Bring a fantastical vision to your wall with these 16 ready-to-frame prints from the Renaissance rebel genius, Hieronymus Bosch, including spectacular details from The Garden of Earthly Delights.Included artworks: Ecce Homo (Christ presented to the People), c. 1490 Temptation of St Anthony, c. 1501 Garden of Earthly Delights, c. 1503 Paradise and Hell, c. 1505 - 1515 The Last Judgement, c. 1506 The Wedding at Cana with Exempla, c. 1500 -- 1510 Four Afterlife Panels, c. 1490 Haywain, c. 1510 -- 1516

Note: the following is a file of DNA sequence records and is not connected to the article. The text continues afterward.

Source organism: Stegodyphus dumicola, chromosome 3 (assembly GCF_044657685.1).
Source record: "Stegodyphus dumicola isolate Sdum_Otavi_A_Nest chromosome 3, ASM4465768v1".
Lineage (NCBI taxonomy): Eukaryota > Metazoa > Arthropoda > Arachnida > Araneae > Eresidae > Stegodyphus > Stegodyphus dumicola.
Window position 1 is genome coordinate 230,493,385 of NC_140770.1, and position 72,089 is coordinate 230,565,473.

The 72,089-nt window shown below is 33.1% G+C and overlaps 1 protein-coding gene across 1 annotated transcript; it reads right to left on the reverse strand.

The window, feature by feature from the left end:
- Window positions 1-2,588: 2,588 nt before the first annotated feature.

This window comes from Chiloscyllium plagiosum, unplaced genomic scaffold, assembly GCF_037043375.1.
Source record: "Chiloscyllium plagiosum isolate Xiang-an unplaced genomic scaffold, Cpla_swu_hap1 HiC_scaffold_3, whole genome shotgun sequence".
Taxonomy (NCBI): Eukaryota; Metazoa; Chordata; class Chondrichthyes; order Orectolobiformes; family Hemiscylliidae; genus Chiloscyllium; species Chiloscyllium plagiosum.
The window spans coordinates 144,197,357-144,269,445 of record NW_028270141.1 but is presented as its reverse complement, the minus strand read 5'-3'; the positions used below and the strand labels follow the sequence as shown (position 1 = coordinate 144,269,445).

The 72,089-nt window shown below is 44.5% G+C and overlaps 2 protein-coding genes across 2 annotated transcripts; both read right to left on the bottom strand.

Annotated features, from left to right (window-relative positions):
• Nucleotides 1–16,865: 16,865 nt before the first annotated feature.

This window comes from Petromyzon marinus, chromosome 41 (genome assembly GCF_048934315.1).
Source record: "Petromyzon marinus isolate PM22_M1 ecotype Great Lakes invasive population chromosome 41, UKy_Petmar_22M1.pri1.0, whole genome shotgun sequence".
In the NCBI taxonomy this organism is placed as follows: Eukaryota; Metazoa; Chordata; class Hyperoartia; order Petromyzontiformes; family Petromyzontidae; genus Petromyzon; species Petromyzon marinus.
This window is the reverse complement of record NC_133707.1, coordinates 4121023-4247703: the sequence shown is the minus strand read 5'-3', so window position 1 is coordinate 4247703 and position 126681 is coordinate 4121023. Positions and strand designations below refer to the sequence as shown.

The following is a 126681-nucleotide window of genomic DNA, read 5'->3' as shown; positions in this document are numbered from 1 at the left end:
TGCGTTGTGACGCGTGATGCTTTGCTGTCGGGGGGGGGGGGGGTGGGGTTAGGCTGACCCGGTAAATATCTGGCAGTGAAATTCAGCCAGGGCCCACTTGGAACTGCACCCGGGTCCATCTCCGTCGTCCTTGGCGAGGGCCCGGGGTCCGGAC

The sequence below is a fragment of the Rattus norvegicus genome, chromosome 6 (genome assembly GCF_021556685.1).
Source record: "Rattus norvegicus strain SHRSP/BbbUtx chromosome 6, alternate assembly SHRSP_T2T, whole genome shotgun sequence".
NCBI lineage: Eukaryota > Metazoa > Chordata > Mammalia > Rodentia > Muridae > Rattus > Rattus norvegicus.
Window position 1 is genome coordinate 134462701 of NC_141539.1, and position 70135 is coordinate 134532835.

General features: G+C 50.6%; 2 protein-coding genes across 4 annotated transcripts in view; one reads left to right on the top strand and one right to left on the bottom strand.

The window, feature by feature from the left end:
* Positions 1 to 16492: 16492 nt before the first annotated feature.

The great Flemish painter Pieter Bruegel the Elder (c. 1526/31-1569) was an astoundingly inventive painter and draftsman, who made his art historical mark with beautiful, evocative landscapes as well as religious subjects, both notable for their vernacular language and attention to everyday, contemporary life. Immersing himself in rural or small-town communities, Bruegel is particularly notable for his depiction of peasant experience and folk culture, earning the artist nickname "Peasant Bruegel." Whether hunters shivering in the snow or a boisterous country fair, Bruegel raised the farming, festivals, gatherings, and games of peasant culture to the status of high art. Bruegel's imposing religious and moral subjects, meanwhile, such as The Triumph of Death and The Tower of Babel are as awestriking and influential today as they were in the 16th century, inspiring contemporary culture from The Lord of the Rings cinematic battle scenes to Don DeLillo's novel Underworld. From the corn harvest to the conversion of Saul, from quaint wedding processions to Christ's road to Calvary, this book brings together the rich range of Bruegel's subjects to introduce his powerful compositions of both biblical and earthly tableaux.